While their comrades mounted last stands in their Syrian capital of Raqqa and the city of Hawija in Iraq, ISIS terrorists seized the Syrian town of al-Qaryatayn and launched its biggest attack for months in Ramadi late last month. That is the kind of guerrilla insurgency both countries foresee ISIS turning to.
"It is expected that after the Daesh terrorist organisation's capacity to fight in the field is finished, its remnants will resort to this type of (guerrilla) operation. But for a certain period of time, not forever," said a Syrian military source, using an Arabic acronym for ISIS.
The continued ability for ISIS to mount attacks in areas where it was thought to have been eliminated will hinder efforts to stabilise regions when the fighting wanes.
In Iraq, where ISIS originated, it has a proven record of falling back upon local networks from which it can rise anew when conditions allow. So far, it has not shown it has the same capacity in Syria, and it might find doing so more challenging there than in Iraq.
The sectarian divisions on which it thrives are less pronounced in Syria, and it faces competition there for jihadist loyalty from other powerful terrorist groups.
"Daesh is in essence an Iraqi organisation, it will survive to some extent in Iraq. Syrian members will dissolve in other Syrian Salafi jihadist groups," said Hisham Hashami, an adviser on ISIS to the Iraqi government.
But in both countries it has shown it can exploit holes left by overstretched enemies to carry out spectacular attacks - the one in Syria's al-Qaryatayn most clearly - that spread panic and tie down opposing forces.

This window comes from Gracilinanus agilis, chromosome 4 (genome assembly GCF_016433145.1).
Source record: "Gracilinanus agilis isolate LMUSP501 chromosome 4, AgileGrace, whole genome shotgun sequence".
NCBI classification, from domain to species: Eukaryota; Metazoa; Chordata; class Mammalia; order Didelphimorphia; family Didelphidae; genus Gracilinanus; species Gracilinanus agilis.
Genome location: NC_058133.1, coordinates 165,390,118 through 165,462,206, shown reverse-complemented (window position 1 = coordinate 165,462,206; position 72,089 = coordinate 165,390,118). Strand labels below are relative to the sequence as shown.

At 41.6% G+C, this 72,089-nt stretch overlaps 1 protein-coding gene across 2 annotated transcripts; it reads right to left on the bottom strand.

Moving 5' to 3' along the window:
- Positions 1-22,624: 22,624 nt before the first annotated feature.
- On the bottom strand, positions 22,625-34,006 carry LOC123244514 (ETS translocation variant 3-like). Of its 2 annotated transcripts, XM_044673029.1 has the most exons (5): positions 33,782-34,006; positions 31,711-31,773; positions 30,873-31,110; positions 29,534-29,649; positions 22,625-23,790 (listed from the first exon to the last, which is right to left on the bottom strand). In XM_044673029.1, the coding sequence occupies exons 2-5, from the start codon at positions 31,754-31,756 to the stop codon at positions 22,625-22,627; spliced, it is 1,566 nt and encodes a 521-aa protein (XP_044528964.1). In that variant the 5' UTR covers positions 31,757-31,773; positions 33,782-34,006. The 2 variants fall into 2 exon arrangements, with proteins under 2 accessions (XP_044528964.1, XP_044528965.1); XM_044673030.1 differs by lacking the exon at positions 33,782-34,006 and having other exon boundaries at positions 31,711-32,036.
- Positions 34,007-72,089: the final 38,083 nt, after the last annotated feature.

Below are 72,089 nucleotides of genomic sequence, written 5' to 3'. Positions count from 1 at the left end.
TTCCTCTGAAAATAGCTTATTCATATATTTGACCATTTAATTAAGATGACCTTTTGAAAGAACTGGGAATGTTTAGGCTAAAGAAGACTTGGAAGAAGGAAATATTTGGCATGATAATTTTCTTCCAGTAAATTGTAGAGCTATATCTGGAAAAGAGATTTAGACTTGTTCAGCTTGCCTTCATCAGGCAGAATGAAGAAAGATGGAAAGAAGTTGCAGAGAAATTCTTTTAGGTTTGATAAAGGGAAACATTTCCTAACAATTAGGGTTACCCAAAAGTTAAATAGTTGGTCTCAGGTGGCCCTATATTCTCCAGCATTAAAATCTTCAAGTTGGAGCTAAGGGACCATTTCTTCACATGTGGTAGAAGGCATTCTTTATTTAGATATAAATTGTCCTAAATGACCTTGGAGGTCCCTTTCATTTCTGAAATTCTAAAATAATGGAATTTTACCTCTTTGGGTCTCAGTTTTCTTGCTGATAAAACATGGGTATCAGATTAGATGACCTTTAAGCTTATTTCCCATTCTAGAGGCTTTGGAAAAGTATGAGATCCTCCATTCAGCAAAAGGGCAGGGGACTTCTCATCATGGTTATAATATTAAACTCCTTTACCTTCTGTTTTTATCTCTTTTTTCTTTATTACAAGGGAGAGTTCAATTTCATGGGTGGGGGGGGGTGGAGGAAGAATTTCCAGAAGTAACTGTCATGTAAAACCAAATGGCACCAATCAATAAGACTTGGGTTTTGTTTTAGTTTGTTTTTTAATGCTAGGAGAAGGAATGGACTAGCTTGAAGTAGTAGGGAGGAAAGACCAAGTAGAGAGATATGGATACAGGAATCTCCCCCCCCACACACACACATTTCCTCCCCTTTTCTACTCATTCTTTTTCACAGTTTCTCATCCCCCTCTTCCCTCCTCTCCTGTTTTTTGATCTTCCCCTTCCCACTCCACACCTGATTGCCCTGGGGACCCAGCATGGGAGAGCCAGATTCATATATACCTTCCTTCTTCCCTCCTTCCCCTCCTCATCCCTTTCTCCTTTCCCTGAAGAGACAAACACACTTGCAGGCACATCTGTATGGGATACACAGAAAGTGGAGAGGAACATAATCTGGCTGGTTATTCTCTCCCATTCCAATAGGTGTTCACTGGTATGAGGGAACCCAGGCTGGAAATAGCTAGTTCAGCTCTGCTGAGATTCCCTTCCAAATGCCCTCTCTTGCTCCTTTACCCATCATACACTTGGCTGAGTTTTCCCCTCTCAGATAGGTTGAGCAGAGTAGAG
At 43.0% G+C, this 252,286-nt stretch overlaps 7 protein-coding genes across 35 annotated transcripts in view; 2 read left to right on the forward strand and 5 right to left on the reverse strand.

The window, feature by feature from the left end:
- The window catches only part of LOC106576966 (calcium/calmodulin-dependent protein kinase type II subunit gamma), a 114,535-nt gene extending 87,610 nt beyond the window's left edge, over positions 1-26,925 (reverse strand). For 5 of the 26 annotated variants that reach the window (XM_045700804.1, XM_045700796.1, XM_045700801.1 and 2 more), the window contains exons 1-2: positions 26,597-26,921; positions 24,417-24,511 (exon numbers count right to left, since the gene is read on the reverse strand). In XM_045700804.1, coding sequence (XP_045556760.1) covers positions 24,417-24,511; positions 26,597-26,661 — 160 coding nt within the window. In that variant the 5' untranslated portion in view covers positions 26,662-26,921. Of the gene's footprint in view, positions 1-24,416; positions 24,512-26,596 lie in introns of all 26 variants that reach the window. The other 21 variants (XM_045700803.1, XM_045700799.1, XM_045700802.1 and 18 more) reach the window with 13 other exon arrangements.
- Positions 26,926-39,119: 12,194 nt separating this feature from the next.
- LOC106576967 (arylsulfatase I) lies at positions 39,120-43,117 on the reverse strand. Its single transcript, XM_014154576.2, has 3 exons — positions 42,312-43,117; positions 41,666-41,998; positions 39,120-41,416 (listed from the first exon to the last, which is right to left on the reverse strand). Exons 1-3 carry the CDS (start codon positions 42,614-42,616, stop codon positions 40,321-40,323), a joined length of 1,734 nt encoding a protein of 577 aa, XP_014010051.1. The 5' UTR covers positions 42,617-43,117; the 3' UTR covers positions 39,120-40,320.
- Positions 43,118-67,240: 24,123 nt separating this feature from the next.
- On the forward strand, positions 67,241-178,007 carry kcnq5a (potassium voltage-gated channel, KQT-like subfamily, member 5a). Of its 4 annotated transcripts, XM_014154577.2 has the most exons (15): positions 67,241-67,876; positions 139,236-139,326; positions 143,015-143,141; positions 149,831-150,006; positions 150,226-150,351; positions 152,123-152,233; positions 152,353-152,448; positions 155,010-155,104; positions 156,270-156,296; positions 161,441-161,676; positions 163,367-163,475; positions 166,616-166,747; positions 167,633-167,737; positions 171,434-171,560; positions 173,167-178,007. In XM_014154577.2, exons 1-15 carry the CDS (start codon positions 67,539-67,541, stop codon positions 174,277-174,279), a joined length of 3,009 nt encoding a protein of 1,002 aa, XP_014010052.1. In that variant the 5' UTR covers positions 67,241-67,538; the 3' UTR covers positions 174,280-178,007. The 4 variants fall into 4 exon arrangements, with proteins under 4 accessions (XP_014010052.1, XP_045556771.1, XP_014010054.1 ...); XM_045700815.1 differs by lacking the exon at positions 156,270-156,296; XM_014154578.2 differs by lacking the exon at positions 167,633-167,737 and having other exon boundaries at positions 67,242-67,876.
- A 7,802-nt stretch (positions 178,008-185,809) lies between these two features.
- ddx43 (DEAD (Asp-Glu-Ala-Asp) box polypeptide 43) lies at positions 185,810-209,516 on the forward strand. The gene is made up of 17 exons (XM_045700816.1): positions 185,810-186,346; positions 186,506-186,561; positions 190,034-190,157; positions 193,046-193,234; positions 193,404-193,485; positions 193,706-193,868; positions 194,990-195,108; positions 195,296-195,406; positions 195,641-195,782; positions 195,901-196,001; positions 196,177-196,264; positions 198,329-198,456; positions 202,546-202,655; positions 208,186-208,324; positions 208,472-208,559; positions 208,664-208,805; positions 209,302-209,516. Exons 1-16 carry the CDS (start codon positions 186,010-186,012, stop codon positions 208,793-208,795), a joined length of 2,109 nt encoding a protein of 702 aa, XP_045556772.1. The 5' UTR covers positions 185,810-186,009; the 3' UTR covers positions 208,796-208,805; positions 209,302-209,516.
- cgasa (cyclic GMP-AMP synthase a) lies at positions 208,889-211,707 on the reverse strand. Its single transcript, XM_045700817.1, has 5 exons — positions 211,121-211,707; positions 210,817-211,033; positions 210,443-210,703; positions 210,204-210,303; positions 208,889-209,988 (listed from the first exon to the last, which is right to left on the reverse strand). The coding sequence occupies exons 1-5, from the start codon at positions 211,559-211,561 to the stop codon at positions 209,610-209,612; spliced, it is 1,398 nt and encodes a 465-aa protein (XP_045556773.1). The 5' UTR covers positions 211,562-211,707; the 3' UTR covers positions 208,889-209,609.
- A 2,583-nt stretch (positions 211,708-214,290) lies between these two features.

It has also proved able to carry out bombings and assassinations in areas controlled by the Iraqi and Syrian governments, US-backed Kurdish militias and rival jihadist rebel groups, signalling an ability to survive underground.
A jihadist from a Syrian rebel faction opposed to ISIS said the group had won enough support among young men to give it a latent capacity to revive.
"I believe that it is possible, given that its ideology has spread widely among the youths, that something new will emerge," the jihadist said, pointing to the highly effective propaganda machine deployed by ISIS over the last three years.
The al-Qaryatayn attack began on the evening of 29 September, when up to 250 terrorists with guns, rockets and mortars spread around the area with "terrible speed", said Ayman al-Fayadh, a resident.
It was particularly alarming because the government had declared al-Qaryatayn safe months ago, and had helped its residents to move back into their homes.
When the jihadists were finally forced out after three weeks of fighting around the outskirts of al-Qaryatayn, they took their revenge, slaughtering scores of its inhabitants. "They were very bloodthirsty and didn't spare anyone," Fayadh said.
The Syrian military source said it took three weeks to retake the town because it was inhabited and the army was trying to avoid civilian casualties.